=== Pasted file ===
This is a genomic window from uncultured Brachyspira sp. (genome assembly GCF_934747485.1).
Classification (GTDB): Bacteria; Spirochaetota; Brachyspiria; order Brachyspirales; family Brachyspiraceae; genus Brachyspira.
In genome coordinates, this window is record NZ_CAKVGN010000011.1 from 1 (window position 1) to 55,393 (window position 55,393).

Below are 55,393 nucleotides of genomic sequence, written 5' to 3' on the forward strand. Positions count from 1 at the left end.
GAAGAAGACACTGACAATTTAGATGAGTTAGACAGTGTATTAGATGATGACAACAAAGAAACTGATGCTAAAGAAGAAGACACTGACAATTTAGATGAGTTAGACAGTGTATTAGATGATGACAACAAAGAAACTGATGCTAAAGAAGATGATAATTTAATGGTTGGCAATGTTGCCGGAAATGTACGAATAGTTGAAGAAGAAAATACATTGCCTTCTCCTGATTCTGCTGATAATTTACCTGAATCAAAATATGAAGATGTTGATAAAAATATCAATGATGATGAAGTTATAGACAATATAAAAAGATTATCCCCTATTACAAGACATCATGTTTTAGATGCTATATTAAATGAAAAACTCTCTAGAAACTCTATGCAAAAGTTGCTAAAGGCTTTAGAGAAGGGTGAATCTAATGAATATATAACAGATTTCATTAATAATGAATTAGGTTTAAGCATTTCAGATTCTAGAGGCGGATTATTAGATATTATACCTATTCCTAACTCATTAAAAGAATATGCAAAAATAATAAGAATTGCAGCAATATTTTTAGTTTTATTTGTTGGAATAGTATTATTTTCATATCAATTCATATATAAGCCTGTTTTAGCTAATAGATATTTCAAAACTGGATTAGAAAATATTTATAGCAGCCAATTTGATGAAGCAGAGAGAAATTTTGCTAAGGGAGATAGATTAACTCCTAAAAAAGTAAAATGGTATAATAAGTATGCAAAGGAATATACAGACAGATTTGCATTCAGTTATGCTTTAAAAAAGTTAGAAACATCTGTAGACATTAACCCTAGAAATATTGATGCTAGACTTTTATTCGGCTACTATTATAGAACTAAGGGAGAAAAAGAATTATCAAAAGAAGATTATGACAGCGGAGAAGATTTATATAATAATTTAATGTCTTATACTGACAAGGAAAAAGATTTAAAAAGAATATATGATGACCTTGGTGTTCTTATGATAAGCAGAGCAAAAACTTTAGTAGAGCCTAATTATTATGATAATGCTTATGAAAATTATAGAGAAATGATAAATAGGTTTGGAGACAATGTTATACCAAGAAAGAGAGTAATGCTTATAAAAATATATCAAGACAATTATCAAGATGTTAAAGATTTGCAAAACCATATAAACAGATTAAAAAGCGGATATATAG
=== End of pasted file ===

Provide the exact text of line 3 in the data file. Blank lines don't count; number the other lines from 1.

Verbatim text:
In genome coordinates, this window is record NZ_CAKVGN010000011.1 from 1 (window position 1) to 55,393 (window position 55,393).